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Bengal Kittens & Cats – What are They Like - My Beautiful Bengal

Updated on September 12, 2013
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What’s it like having a Bengal cat running around the house? What’s their temperament like and what does this hybrid jungle cat like to eat? This article is about the Bengal breed and Leo.

Leo is a five year old Bengal cat, who will dance, scream, growl and head-butt his way into your heart.

Bengal Cats – The Breed

The Bengal cat is a cross between a Domestic Short-hair or Burmese and an Asian Leopard. Bengals are one of the newest breeds of cats, first registered in the USA in 1983 by Jean Mill. Bengals as pets are bred fourth generation from the Asian Leopard Cat (F4). Any closer and they sometimes are too wild in temperament, and the males are infertile.


Bengal cats come in a two colors, brown or snow, although there are exceptions. All have the tabby markings, some with tiger spots and others with a marbled pattern. All pure Bengals will have touch of white under their chin, around their eyes and sometimes on the belly. The belly is always spotted. Without these white markings or if white is found elsewhere on the body the cat is not considered a Bengal, excluding the Snow Bengal as far as white goes.

Source
Leo at 4 months old
Leo at 4 months old | Source

What are Bengals like as Pets?

In a word; loud.

The trip home from the breeder with 8 weeks old Leonardo caged in the back seat was a loud one, he barely took breaths between screaming. Leo did not stop during the trip. He did not stop meowing until after two or three hours of being in his new home. Leo was protesting so loudly that he could be heard ten houses down the street. Poor thing.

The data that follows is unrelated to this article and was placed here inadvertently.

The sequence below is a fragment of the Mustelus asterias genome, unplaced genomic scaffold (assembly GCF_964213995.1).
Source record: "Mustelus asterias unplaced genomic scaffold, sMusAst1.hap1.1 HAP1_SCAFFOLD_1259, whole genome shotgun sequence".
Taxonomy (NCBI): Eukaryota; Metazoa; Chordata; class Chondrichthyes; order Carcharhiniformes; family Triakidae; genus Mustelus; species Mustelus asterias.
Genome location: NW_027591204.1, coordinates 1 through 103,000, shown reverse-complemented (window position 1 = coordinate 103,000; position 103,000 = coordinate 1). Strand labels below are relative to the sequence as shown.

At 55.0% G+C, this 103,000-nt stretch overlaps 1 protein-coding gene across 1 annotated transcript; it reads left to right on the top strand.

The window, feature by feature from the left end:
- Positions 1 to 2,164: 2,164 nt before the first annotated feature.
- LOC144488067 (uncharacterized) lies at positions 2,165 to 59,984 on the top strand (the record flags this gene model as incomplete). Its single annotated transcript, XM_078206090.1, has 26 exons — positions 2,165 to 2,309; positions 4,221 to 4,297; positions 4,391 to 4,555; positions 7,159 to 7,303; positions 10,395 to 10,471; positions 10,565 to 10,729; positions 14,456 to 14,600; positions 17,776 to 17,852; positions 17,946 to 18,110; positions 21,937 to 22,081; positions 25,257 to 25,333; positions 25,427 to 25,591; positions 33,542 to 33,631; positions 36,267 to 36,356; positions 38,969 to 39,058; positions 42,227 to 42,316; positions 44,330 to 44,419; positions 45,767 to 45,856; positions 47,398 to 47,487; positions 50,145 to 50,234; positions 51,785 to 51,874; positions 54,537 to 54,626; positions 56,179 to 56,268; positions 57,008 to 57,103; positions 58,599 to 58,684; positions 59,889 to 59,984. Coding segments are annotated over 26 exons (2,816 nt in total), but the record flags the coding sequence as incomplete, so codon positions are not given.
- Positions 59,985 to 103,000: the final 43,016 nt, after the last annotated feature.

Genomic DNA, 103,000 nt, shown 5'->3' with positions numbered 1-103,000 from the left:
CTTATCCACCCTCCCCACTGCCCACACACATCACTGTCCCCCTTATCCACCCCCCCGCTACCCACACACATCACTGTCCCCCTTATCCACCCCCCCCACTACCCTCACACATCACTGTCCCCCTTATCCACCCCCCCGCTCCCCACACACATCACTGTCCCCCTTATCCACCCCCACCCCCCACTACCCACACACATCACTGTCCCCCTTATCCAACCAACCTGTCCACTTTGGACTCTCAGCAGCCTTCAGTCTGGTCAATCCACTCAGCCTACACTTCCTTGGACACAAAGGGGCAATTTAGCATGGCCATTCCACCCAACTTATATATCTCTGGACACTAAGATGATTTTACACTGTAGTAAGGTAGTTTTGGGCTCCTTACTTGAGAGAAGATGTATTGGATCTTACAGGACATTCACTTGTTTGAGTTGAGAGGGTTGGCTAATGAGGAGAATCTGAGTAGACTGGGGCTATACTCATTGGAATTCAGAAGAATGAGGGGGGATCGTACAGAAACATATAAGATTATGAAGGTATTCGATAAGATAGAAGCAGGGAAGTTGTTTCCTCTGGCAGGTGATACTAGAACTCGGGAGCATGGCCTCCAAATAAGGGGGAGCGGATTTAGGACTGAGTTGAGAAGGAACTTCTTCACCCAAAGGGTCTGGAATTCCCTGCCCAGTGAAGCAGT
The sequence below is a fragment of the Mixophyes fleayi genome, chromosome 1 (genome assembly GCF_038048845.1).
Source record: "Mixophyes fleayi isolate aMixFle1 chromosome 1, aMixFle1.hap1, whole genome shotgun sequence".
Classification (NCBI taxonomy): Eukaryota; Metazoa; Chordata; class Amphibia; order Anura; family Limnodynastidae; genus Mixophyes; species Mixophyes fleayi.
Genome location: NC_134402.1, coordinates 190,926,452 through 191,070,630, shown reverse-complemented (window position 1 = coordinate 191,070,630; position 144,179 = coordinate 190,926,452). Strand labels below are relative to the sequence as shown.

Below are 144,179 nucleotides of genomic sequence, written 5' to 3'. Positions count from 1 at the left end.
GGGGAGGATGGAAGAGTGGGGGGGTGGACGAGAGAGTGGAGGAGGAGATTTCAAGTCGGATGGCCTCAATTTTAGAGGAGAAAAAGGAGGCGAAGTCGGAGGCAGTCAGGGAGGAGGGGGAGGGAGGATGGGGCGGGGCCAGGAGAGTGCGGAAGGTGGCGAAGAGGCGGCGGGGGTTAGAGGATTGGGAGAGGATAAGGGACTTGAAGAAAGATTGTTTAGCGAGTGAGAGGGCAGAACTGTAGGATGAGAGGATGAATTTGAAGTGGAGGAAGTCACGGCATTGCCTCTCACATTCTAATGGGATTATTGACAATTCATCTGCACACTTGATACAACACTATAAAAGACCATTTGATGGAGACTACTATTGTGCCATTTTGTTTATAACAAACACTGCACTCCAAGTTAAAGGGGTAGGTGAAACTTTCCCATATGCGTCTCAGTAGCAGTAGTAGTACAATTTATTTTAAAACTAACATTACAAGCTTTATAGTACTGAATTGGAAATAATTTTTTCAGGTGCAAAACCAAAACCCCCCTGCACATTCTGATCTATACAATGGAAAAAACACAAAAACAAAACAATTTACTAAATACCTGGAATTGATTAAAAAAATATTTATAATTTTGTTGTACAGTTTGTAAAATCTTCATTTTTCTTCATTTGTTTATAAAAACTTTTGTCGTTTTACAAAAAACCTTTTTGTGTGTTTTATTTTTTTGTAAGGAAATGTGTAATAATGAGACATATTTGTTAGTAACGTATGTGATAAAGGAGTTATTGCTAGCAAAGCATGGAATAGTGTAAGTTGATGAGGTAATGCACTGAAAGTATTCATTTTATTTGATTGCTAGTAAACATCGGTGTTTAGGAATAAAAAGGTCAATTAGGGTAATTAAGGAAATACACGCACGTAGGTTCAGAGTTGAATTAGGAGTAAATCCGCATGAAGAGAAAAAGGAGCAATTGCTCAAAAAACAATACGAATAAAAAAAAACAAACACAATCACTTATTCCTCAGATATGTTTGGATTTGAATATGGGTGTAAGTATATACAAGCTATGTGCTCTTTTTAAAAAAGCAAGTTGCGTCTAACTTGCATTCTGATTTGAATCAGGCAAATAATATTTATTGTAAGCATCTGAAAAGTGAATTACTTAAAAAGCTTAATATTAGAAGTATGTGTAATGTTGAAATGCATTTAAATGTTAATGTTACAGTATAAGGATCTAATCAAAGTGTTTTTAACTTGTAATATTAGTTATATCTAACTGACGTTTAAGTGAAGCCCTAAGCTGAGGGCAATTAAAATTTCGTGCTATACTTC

After Leo settled he began to display his own personality. Leo was obviously a house cat, but with the wild traits:-

• Loud – One yard away and your ears still hurt.

• Growl meows when eating food – Which has nothing to do with fending off competitors, but more to tell the rest of his pride that the food is good. Violence does not enter his mind. If he receives attention like patting whilst eating then that's all the better. He is a social eater.


• Will hog the food – Even when Leo is not hungry he will hold his head in the food bowl preventing the other pets in the house from eating his food.

• Clean the surface of water before drinking – Leo wipes his paw over the water surface as if cleaning floating leaves away. Most Bengals do this but science does not have an explanation.


• Pick food up and throw it – It does not matter what food was placed before Leo, he will always pick up the first morsel and toss it away. Expect food on the walls.

• Approval before eating special food – Leo loves raw chicken wings and legs, he knows it is a treat. The feeding regime goes something like; put the wing in his bowl, he sniffs at it, and then takes a step back until others in the room have checked out the food by touching it. (If the food is not touched he will not eat it). That is his signal to dive in, flick the wing with his paw and then chow down. The whole time growling and meowing until not a bone remains.